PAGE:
From 2014 to the end of September 2017 over 450 projects, in England only, have been funded with 1.33 billion pounds from the European Social Fund (an European Union Fund).
The projects address two main targets: the first is the access to the labour market for jobseekers, inactive people and young people, people with multiple and complex barriers to employment. The second addresses education and improvement of skills of the workforce to support economic growth by improving access to lifelong learning for all increasing the labour market relevance of education and training systems.
Among the many projects supported through the EU Social Fund: ‘Bounced back’, a social enterprise giving people a perspective for life outside prison and working with ‘hard to reach’ offenders, including men with learning difficulties and disabilities; ‘Help to Work’ by Kennedy Scott, a programme unrolled in the South East of England’s Coast to Capital LEP area co-financed by DWP to provide support to 800 unemployed adults, removing their barriers to work and enabling them to enter sustainable employment.
Many of the EU funded programs are to help NEETS and young unemployed: the ‘Youth Employment Skills (YES)’ run by the recruitment giant REED in partnership with the Education and Skills Funding Agency (ESFA). is involving disadvantaged young people in London with no previous work experience, or very little work experience, engaging them in apprenticeships and help them to understand how to find employment. Similar is the ‘MyGo‘ programme for local Jobs, apprenticeships and education opportunities for 16-24 year olds in Ipswich and Suffolk, (New Anglia) is provided by Suffolk County Council and uses the European Union Social Fund to tackle youth unemployment in rural areas, helping young people to find and sustain employment and return to education. MyGo help young people get back into work and to prevent a young person from becoming NEET (not in education, employment, or training).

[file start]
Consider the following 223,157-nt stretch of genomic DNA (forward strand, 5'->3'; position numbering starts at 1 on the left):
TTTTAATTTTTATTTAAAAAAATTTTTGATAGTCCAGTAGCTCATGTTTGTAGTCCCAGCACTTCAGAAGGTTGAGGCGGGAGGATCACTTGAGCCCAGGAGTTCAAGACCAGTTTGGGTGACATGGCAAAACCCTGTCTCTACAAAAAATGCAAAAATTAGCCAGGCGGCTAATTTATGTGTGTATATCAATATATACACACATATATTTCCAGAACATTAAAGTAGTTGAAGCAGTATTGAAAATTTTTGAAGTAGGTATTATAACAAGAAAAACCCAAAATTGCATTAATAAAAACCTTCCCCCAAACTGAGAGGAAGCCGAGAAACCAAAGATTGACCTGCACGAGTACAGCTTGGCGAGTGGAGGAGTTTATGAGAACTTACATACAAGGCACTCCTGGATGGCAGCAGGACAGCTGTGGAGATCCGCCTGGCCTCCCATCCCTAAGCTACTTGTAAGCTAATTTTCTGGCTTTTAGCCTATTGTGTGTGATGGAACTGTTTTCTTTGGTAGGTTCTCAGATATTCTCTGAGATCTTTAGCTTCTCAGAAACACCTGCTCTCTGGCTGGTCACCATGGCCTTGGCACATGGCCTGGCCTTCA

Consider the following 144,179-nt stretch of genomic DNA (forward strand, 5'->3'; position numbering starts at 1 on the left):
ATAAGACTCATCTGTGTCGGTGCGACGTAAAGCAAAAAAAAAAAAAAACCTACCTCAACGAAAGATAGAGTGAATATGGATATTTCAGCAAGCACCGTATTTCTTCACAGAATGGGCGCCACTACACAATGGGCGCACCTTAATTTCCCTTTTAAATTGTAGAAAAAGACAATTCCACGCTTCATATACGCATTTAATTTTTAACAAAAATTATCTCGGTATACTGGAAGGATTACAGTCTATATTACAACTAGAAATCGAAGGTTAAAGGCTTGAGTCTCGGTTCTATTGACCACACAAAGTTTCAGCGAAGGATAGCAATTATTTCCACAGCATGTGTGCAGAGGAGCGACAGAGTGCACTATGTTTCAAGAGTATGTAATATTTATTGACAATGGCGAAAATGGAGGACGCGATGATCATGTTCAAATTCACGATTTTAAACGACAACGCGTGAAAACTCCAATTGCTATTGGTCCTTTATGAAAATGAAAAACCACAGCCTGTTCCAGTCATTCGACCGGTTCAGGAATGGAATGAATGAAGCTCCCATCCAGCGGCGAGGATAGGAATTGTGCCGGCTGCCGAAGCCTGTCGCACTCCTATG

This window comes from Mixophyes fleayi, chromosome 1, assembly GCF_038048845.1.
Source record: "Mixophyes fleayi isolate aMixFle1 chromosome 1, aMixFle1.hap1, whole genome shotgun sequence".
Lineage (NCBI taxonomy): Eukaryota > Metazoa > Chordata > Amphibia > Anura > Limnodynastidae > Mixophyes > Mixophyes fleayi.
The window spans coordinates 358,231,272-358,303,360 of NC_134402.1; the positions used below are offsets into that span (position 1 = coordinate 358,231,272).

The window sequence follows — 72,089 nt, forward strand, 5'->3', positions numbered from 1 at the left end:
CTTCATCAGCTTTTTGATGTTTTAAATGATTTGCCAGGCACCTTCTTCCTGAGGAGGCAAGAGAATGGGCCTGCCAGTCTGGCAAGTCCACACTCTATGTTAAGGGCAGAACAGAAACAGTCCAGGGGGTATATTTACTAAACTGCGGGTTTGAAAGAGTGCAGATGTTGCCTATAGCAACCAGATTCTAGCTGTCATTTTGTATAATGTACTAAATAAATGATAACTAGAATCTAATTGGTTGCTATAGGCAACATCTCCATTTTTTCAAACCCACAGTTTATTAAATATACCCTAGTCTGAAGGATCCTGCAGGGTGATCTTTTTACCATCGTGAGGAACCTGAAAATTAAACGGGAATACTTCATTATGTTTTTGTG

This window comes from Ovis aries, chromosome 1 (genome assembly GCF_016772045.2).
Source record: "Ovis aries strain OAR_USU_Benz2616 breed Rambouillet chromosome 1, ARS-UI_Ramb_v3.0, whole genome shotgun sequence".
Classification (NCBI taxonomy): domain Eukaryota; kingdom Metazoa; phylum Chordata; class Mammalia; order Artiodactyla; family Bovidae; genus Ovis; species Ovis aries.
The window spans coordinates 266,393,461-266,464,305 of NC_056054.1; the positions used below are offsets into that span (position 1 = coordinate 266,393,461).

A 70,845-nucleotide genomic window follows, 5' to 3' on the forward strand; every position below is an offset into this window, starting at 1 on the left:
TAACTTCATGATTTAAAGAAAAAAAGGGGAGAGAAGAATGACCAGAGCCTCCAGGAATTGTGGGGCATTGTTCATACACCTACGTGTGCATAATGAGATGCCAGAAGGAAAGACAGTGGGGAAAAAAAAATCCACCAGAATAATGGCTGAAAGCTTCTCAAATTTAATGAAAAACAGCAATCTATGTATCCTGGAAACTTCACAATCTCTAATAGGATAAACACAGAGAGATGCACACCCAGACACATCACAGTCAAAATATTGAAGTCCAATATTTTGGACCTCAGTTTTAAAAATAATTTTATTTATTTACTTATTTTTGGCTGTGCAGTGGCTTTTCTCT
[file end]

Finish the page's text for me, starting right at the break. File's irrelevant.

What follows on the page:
As exiting the EU and therefore out of the upcoming European Social Fund Plus, part of the EU’s budget from 2021-2027, the UK will have to replace ESF funds with its own or find new resources from the private sector. One of the main issues is that funds from private sector might not be available for social purposes such as support to ex offenders, education of NEETS, support to marginalised groups, especially in a phase of progressive precarisation and increase of zero hours contracts.
If, as foreseen, the exit from the Union will bring a subsequent economic downturn, it is reasonable to think many of the social funded project will disappear and last until the already funded 2020: still two years of post-Brexit survival.